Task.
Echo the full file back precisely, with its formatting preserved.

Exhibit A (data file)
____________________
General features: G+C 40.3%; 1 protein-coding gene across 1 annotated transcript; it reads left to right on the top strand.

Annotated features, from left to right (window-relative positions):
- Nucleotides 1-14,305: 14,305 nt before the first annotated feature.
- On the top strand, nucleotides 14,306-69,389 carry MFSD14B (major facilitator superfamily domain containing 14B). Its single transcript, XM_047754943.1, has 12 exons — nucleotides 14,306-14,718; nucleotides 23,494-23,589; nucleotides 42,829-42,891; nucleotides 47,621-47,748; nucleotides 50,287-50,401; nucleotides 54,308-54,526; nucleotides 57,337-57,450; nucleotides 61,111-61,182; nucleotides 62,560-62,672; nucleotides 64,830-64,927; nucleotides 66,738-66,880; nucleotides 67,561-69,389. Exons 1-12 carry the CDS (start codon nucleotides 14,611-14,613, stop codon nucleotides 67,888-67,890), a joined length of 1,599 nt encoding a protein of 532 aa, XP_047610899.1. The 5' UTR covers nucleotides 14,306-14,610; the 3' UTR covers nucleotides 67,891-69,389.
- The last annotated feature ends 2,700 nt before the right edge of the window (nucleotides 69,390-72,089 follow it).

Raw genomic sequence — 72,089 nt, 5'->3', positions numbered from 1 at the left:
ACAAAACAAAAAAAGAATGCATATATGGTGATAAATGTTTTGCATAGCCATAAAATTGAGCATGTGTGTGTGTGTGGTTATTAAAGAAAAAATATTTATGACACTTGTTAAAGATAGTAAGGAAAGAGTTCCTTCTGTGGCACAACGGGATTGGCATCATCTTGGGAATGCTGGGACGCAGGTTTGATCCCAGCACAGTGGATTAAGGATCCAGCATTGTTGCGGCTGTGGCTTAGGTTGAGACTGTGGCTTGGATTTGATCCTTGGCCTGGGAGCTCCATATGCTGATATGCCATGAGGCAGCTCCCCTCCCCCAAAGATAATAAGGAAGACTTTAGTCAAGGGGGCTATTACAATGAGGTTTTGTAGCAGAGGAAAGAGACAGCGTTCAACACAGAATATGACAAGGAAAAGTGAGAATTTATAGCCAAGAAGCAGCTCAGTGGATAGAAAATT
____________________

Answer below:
General features: G+C 40.3%; 1 protein-coding gene across 1 annotated transcript; it reads left to right on the top strand.

Annotated features, from left to right (window-relative positions):
- Nucleotides 1-14,305: 14,305 nt before the first annotated feature.
- On the top strand, nucleotides 14,306-69,389 carry MFSD14B (major facilitator superfamily domain containing 14B). Its single transcript, XM_047754943.1, has 12 exons — nucleotides 14,306-14,718; nucleotides 23,494-23,589; nucleotides 42,829-42,891; nucleotides 47,621-47,748; nucleotides 50,287-50,401; nucleotides 54,308-54,526; nucleotides 57,337-57,450; nucleotides 61,111-61,182; nucleotides 62,560-62,672; nucleotides 64,830-64,927; nucleotides 66,738-66,880; nucleotides 67,561-69,389. Exons 1-12 carry the CDS (start codon nucleotides 14,611-14,613, stop codon nucleotides 67,888-67,890), a joined length of 1,599 nt encoding a protein of 532 aa, XP_047610899.1. The 5' UTR covers nucleotides 14,306-14,610; the 3' UTR covers nucleotides 67,891-69,389.
- The last annotated feature ends 2,700 nt before the right edge of the window (nucleotides 69,390-72,089 follow it).

Raw genomic sequence — 72,089 nt, 5'->3', positions numbered from 1 at the left:
ACAAAACAAAAAAAGAATGCATATATGGTGATAAATGTTTTGCATAGCCATAAAATTGAGCATGTGTGTGTGTGTGGTTATTAAAGAAAAAATATTTATGACACTTGTTAAAGATAGTAAGGAAAGAGTTCCTTCTGTGGCACAACGGGATTGGCATCATCTTGGGAATGCTGGGACGCAGGTTTGATCCCAGCACAGTGGATTAAGGATCCAGCATTGTTGCGGCTGTGGCTTAGGTTGAGACTGTGGCTTGGATTTGATCCTTGGCCTGGGAGCTCCATATGCTGATATGCCATGAGGCAGCTCCCCTCCCCCAAAGATAATAAGGAAGACTTTAGTCAAGGGGGCTATTACAATGAGGTTTTGTAGCAGAGGAAAGAGACAGCGTTCAACACAGAATATGACAAGGAAAAGTGAGAATTTATAGCCAAGAAGCAGCTCAGTGGATAGAAAATT